Effects of low levels of ultraviolet radiation on antioxidant mechanisms of Japanese Medaka (Oryzias latipes)

Wilson F. Ramírez-Duarte, Tomofumi Kurobe, Swee J Teh

Research output: Contribution to journalArticlepeer-review

4 Scopus citations


Extreme weather events like drought are expected to increase with climate change, which will increase exposure of freshwater fish to ultraviolet (UV) radiation. Compared to fully grown adult fish, fish in early life stages are more susceptible to UV radiation due to the lack of well-developed pigmentation. Even though several studies have described affectation of fish health after exposure to UV radiation, most of the studies have used intensities that are only found on the surface of the earth crust or at shallow depths in water bodies, and little is known about impacts of weaker UV radiation, which can be found in deep water. This study showed effects on the antioxidant system of Japanese Medaka after 7 days of exposure to very low intensities of UV radiation, levels that can be found at deep locations in lakes and rivers. Exposure to UV radiation (UVA: 360.1 ± 18.4 μW cm 2 for a dose of 21.6 ± 1.2 mJ cm−2 min−1, and UVB: 6.3 ± 0.5 μW cm 2 for a dose of 0.38 ± 0.03 mJ cm−2 min−1) caused a reduction in the catalase activity (over 50%) and enhanced oxidative damage to lipids. Results of this study showed that environmentally relevant, low levels of UV radiation affect mechanisms by which fish deal with enhanced production of reactive oxygen species and oxidative damage. The results raise concerns about early life stages of fish under scenarios of increased exposure to solar light, such as in tropic regions or during summer in temperate regions.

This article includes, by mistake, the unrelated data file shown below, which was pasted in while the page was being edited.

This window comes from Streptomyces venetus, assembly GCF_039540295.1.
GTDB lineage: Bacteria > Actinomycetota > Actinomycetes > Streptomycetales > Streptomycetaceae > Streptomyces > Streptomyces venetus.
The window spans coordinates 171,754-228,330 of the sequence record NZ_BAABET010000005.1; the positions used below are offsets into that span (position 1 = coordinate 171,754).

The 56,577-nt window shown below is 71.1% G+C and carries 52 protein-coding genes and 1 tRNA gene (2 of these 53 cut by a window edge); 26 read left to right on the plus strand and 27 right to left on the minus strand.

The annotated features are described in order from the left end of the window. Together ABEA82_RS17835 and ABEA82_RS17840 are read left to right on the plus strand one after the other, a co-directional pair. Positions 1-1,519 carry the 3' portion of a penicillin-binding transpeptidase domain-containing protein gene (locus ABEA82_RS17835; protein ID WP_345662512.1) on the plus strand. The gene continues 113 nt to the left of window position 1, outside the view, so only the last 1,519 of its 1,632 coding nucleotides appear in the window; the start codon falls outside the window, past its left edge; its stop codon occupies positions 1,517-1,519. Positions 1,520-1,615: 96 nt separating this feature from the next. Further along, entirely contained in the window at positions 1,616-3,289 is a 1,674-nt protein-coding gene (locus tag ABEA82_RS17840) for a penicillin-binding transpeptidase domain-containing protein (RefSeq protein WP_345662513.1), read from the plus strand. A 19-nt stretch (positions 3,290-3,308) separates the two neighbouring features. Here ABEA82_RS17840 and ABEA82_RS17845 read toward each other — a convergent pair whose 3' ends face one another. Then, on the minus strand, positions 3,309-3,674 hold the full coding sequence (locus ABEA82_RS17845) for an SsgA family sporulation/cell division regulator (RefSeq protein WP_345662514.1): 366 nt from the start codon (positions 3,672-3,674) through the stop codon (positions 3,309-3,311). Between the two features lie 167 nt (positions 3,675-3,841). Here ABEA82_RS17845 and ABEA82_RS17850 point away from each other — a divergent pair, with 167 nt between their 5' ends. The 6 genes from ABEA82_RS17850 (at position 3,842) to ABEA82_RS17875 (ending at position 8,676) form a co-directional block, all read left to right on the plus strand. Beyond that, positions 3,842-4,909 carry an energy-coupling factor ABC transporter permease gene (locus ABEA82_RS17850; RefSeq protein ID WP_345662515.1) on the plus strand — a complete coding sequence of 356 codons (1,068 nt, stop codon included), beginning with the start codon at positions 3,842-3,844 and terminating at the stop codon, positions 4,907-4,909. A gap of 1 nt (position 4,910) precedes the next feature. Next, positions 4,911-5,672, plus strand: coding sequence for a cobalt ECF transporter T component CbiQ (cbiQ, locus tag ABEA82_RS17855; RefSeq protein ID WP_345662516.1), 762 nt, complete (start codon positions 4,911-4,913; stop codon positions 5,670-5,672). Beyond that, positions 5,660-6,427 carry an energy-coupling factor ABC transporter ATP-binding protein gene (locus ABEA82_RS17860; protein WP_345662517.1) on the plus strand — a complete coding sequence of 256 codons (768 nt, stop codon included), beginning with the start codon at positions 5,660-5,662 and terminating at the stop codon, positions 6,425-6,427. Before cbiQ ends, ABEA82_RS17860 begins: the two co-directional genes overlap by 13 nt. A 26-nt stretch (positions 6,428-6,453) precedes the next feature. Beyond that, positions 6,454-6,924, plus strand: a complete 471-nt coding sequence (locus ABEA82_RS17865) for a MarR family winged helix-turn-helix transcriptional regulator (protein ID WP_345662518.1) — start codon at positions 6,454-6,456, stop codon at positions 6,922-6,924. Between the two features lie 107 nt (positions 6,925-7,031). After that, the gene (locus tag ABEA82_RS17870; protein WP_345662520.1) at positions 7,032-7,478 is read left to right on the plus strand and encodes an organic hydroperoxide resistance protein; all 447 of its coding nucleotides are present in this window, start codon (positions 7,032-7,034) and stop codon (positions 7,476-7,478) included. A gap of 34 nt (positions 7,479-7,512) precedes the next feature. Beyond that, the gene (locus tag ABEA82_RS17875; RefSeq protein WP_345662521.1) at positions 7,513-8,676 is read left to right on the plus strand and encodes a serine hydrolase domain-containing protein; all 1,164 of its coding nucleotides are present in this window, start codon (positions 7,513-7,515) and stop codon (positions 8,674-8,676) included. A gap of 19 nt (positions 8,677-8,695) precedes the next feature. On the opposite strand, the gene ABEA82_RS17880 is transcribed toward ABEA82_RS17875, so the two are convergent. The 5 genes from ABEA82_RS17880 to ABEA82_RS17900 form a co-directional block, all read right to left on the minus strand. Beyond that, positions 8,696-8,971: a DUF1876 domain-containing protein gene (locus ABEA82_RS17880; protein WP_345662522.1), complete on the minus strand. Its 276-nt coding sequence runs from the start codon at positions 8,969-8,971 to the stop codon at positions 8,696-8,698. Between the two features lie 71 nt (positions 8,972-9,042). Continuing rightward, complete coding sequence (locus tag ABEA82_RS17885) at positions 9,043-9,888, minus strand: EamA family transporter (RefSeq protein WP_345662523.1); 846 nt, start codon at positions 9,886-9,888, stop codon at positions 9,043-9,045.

Original languageEnglish (US)
Pages (from-to)304-312
Number of pages9
StatePublished - Aug 1 2017


  • Catalase inhibition
  • Freshwater fish
  • Lipid peroxidation
  • Oxidative stress
  • Solar light

ASJC Scopus subject areas

  • Chemistry(all)
  • Environmental Chemistry


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